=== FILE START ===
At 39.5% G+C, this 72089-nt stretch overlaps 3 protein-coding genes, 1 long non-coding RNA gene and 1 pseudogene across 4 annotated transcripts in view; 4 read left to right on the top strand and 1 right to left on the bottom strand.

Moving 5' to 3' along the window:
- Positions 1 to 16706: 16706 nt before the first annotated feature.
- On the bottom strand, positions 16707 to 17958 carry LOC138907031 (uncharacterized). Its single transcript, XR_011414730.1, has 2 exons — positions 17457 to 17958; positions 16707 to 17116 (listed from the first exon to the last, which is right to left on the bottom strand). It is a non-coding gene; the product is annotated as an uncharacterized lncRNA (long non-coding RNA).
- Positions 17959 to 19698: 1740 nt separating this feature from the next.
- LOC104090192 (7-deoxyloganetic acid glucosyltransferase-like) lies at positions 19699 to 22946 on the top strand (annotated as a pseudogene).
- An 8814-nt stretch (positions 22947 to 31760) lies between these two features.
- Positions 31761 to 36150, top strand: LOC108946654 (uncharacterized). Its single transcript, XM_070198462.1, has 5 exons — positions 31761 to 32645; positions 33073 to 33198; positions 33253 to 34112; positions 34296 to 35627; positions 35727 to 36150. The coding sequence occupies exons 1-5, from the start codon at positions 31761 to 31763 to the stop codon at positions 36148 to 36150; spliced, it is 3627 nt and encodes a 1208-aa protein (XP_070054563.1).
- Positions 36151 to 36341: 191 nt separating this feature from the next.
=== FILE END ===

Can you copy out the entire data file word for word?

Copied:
At 39.5% G+C, this 72089-nt stretch overlaps 3 protein-coding genes, 1 long non-coding RNA gene and 1 pseudogene across 4 annotated transcripts in view; 4 read left to right on the top strand and 1 right to left on the bottom strand.

Moving 5' to 3' along the window:
- Positions 1 to 16706: 16706 nt before the first annotated feature.
- On the bottom strand, positions 16707 to 17958 carry LOC138907031 (uncharacterized). Its single transcript, XR_011414730.1, has 2 exons — positions 17457 to 17958; positions 16707 to 17116 (listed from the first exon to the last, which is right to left on the bottom strand). It is a non-coding gene; the product is annotated as an uncharacterized lncRNA (long non-coding RNA).
- Positions 17959 to 19698: 1740 nt separating this feature from the next.
- LOC104090192 (7-deoxyloganetic acid glucosyltransferase-like) lies at positions 19699 to 22946 on the top strand (annotated as a pseudogene).
- An 8814-nt stretch (positions 22947 to 31760) lies between these two features.
- Positions 31761 to 36150, top strand: LOC108946654 (uncharacterized). Its single transcript, XM_070198462.1, has 5 exons — positions 31761 to 32645; positions 33073 to 33198; positions 33253 to 34112; positions 34296 to 35627; positions 35727 to 36150. The coding sequence occupies exons 1-5, from the start codon at positions 31761 to 31763 to the stop codon at positions 36148 to 36150; spliced, it is 3627 nt and encodes a 1208-aa protein (XP_070054563.1).
- Positions 36151 to 36341: 191 nt separating this feature from the next.